Conference Board sees soft landing

Updated: 2011-08-17 09:46

By Victoria Ruan (China Daily)

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BEIJING - China will achieve a "soft landing" even as growth moderates after the government tightened monetary policy, The Conference Board Inc said as its main indicator for the economy rose.

The New York-based researcher's leading economic index for China increased 1 percent in June, it said in a release on Tuesday. The index climbed 0.6 percent in May and 0.3 percent in April.

The gain may ease concern that Europe's debt crisis and a weakening US recovery will weigh on growth in the world's second-largest economy. China's benchmark stock index has retreated 14 percent from its April high as the government stepped up efforts to cool the fastest inflation in three years.

"The economy is significantly moderating right now and also over the next couple of months," said Bart van Ark, the organization's chief economist. "We still expect it to be pretty much a soft landing."

Inflows of capital from trade and investment may help to sustain growth, while complicating central bank efforts to control the money supply and restrain inflation.

Foreign direct investment rose 20 percent to $8.3 billion in July, the Ministry of Commerce said in a statement on Tuesday.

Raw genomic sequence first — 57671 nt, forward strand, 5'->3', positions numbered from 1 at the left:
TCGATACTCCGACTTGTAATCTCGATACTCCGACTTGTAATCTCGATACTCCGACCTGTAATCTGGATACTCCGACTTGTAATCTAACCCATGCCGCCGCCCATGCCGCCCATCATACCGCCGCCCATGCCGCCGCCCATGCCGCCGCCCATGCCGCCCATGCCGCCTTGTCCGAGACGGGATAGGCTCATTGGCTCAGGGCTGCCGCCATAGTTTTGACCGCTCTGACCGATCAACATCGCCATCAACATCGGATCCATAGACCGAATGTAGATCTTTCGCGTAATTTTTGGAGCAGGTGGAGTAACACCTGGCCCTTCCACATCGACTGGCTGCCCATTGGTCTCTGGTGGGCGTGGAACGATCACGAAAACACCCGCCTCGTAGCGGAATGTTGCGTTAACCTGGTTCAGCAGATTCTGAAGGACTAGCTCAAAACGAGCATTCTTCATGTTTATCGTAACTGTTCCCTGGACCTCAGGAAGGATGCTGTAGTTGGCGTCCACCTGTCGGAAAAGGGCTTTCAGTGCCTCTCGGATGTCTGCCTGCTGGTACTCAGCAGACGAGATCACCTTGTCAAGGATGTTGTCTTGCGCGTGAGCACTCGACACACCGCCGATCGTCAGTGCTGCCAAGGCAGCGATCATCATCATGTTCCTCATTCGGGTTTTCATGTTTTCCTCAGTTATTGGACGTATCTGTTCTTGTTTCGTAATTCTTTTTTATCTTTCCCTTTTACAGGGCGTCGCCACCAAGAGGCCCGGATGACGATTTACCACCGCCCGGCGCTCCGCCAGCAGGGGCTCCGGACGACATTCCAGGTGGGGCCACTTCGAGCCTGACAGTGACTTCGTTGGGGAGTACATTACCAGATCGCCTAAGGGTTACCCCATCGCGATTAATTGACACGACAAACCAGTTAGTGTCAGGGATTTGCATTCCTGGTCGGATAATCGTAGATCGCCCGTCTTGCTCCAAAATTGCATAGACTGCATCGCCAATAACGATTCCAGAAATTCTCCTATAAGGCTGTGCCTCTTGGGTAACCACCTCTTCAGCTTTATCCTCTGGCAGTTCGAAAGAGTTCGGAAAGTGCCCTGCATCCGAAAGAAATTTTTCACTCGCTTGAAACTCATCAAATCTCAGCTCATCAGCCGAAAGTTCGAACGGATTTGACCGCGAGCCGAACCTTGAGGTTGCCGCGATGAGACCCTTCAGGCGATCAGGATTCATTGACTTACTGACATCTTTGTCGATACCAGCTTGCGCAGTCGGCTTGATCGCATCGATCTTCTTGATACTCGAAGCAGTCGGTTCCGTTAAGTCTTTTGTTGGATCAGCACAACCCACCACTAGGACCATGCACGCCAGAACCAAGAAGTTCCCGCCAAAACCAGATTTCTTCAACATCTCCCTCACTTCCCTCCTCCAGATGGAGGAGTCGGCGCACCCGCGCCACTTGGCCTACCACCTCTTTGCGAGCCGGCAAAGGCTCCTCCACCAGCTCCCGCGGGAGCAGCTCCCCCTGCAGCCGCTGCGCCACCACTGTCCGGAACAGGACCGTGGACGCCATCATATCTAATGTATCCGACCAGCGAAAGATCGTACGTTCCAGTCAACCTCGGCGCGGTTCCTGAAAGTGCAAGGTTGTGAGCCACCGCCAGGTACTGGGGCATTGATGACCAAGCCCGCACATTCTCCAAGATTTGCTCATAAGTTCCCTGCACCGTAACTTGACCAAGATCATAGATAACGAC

The Chinese economy is cooling after the government raised interest rates and banks' reserve requirements and extended curbs on the real-estate market, adding to concerns about the outlook for the global economy.

Christine Lagarde, the International Monetary Fund's managing director, on Tuesday urged developed economies to support economic growth even as they make fiscal cuts.

The nation's expansion may slow to 9.2 percent in the third quarter from 9.5 percent in the second, the China Securities Journal reported, citing the State Information Center.

Beyond six months, the Chinese economy may face "more problems" as a result of bank lending that remains at levels that are probably not sustainable, van Ark said.

The nation needs to shift to more of a consumer economy and build more "social infrastructure rather than the hard infrastructure", he said.

"Growth in China is actually slowing more seriously than the headline numbers suggest," said Kevin Lai, an economist at Daiwa Capital Markets Hong Kong Ltd.

He said that trade volumes showed demand slowing "sharply" in China and the world.

A slowdown in Hong Kong has highlighted the threat of another global slump as weakness in the US economy and a debt crisis in Europe cap demand for exports. The city last week reported that gross domestic product contracted in the second quarter from the previous three months.

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